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Researchers from the University of Bern, in Switzerland, and Texas A&M University, in College Station, are asking more horse owners, trainers, riders, and veterinarians to participated in a study on collapse and sudden death in horses. But the team is opening surveys up  for a few more weeks.

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In its fourth study of the beef cow-calf industry since 1993, the USDA’s National Animal Health Monitoring System (NAHMS) will collect new and valuable health and management information from cow-calf producers in the 24 states, including Texas. Those states will represent 87 percent of beef cows and 79 percent of beef cow operations.

From October through December 2017, representatives from the USDA’s National Agricultural Statistics Service (NASS) will contact randomly selected beef cow-calf operators for phase 1 of the study. NASS representatives will conduct personal interviews with all participating operations that have one or more beef cows. For operations that choose to continue to phase II of the study and are eligible to do so, representatives from USDA’s Veterinary Services will visit from January through March 2018 to administer the phase II questionnaire. Representatives will also offer a range of biologic sampling activities in which producers can choose to participate.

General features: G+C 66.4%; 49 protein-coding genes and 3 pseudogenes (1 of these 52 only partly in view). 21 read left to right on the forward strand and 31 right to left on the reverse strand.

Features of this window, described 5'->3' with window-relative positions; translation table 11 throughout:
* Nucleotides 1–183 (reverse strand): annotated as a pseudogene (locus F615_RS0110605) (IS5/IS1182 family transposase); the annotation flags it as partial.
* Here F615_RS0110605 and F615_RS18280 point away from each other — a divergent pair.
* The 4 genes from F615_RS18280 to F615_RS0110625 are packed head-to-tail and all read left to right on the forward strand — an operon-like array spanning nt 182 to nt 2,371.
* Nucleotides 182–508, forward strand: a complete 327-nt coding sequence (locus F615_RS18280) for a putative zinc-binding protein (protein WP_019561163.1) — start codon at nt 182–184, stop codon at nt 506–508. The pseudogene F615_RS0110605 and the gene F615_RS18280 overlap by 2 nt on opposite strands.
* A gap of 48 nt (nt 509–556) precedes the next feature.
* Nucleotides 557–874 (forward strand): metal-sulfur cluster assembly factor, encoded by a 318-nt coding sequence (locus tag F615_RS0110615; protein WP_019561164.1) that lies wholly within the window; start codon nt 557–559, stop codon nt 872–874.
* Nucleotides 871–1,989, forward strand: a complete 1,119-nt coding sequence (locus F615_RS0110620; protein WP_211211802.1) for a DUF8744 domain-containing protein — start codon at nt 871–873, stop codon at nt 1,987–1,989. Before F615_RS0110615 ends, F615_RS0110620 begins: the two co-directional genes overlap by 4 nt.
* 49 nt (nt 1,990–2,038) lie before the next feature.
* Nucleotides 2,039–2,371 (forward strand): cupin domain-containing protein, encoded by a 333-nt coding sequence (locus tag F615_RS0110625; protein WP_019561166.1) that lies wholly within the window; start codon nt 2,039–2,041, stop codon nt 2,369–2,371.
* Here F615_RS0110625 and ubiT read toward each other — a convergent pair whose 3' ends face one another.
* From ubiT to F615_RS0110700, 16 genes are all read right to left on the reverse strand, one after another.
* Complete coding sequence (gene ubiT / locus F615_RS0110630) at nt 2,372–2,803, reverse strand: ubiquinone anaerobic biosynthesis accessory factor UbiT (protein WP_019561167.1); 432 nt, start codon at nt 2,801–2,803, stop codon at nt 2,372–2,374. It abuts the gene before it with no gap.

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The folks at the VFD News Center remind us that some medications for swine requiring a veterinary feed directive (VFD) are indicated for use alone while others are approved for use in combination with over-the-counter (OTC) medications that don’t require a VFD.

For example, chlortetracycline, which will transition to a VFD medication on January 1, 2017, has several indications for use alone but it’s also approved for use with tiamulin, an OTC medication, for diseases including swine dysentery, bacterial enteritis and bacterial pneumonia.

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“Building margins in agriculture isn’t just about trimming expenses– its about spending money were it will yield the largest returns” says Tarrant County AgriLife Extension Agriculture Agent Fred M. Hall. “And this group of professionals will help any producer learn to selectively maximize their returns on the dollars they spend on fertilizer.” Hall continued. The program will be held on Friday, December 2 at the Tarrant County Resource Connection conference room located at 1100 Campus Drive in Fort Worth.